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Critical Access Hospitals Could Benefit from Drug Discounts

Cheryl Clark, for HealthLeaders Media, January 27, 2010

A representative for the Pharmaceutical Manufacturers Association declined to comment about the impact on drug companies if 340B were expanded, saying that the health reform proposals are still under discussion.

Williams, whose hospital sits in the middle of the Christmas tree capital of the U.S., a hilly region of about 26,000 people near the Appalachian Trail, and an area that ships two million evergreen trees a year, says there's another benefit from 340B program.

Some hospitals, as part of a benefit plan, allow their own employees to fill their prescriptions at the hospital pharmacy. If 340B discounts were put into place, the employees would also benefit with lower co-pays.

Michael Bonck is pharmacy manager for Franciscan Health System, Tacoma, WA, which includes Enumclaw Regional Hospital, a 25-bed critical access facility at the base of the Cascades in Washington, estimates that if 340B applies to his facility, it could save as much as $50,000 to $60,000 a year, based upon a 20-25% reduction in outpatient infusion medications such as Remicade. Further cost reductions will be attained if Congress extends 340B savings to inpatient medications.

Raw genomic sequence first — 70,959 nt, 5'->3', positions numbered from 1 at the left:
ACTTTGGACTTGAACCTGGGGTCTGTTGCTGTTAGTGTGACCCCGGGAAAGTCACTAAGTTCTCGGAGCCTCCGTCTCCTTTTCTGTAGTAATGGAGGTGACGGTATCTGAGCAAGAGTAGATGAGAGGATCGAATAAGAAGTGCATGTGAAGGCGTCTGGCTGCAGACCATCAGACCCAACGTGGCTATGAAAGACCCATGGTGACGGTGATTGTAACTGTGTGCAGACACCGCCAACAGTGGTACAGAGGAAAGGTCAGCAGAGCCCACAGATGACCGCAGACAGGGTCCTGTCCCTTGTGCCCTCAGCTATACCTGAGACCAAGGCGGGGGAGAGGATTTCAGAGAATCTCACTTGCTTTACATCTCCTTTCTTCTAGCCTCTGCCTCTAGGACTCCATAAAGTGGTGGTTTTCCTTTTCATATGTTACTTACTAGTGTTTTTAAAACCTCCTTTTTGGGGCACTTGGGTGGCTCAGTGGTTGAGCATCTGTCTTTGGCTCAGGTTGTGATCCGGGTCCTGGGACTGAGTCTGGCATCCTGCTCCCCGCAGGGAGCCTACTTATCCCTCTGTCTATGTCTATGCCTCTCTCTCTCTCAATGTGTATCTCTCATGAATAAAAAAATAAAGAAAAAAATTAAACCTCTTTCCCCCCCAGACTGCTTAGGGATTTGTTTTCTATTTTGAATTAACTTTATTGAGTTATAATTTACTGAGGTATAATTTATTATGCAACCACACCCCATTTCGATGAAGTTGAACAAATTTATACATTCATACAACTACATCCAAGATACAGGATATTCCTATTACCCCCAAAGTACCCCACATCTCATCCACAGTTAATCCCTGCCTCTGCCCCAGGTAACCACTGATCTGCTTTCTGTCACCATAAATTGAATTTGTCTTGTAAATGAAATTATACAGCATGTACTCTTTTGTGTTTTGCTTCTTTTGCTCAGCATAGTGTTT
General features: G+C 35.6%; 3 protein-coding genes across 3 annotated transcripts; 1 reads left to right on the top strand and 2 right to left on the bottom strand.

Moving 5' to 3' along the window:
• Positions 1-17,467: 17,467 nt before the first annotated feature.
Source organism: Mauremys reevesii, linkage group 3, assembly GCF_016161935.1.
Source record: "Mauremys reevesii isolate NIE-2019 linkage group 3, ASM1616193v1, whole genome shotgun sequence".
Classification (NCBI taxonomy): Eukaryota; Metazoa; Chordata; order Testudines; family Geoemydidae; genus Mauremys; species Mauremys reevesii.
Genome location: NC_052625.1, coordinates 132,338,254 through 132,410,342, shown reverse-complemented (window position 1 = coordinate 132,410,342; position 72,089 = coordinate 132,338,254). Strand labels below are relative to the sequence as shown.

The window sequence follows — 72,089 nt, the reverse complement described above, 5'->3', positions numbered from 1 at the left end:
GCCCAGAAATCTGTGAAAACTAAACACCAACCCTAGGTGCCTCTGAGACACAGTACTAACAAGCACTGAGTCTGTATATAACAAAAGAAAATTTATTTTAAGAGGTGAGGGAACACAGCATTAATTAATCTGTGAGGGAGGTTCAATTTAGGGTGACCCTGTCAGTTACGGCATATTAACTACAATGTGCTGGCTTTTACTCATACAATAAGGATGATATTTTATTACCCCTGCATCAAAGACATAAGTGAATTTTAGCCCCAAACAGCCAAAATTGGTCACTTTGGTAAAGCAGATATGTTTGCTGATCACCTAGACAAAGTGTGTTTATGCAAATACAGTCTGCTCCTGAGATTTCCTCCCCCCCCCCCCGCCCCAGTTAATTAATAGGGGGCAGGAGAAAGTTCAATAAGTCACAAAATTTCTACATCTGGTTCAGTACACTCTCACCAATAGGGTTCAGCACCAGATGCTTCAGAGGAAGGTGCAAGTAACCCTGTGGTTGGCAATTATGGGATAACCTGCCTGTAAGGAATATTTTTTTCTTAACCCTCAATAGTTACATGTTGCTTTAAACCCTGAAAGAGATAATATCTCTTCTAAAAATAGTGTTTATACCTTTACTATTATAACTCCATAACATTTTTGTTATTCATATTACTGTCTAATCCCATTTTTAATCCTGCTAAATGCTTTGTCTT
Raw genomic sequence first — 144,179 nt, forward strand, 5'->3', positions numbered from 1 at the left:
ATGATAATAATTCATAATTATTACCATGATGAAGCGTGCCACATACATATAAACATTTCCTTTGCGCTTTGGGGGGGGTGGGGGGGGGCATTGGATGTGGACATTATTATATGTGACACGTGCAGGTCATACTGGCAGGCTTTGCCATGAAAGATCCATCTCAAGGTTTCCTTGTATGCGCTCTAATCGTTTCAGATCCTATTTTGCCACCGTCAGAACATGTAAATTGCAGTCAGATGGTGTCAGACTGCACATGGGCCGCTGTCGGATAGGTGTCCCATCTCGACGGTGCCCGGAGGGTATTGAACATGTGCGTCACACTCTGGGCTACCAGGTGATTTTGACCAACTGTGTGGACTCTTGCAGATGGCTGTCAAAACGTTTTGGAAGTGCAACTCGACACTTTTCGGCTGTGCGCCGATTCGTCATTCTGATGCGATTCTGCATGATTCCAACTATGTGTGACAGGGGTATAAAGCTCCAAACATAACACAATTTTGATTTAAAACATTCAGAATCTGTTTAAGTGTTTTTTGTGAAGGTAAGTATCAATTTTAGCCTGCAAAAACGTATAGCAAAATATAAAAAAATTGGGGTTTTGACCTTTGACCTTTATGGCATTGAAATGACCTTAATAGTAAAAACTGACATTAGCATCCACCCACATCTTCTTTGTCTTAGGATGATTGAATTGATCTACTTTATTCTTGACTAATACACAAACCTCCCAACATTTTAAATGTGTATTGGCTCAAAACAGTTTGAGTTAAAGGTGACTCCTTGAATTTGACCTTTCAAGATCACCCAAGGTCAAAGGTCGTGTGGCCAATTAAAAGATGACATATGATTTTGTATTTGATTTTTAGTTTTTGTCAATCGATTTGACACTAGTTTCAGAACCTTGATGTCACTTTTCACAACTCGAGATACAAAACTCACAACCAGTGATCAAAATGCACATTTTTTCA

The American Hospital Association and the Rural Health Association are continuing the fight to keep 340B expansions in the final heath reform bill.

"With the high annual cost growth in pharmaceutical prices and the critical role of pharmaceuticals in inpatient care, expanding 340B to cover inpatient drugs will help hospitals manage costs for their patients," says Matt Fenwick, spokesman for the American Hospital Association.

"In addition, while the AHA supports the Senate provisions expanding eligibility to include inpatient drugs, we prefer the hospital expansion provisions in the House bill that cover more rural hospitals, including Medicare dependent hospitals (MDHs). The 340B program was designed to help support safety-net hospitals; rural referral centers, sole community hospitals, MDHs and critical access hospitals all play critical roles in maintaining access to hospital care in rural areas.

"The 340B program should be expanded to protect and strengthen the safety net in rural areas," Fenwick says.


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Cheryl Clark is senior quality editor and California correspondent for HealthLeaders Media. She is a member of the Association of Health Care Journalists.
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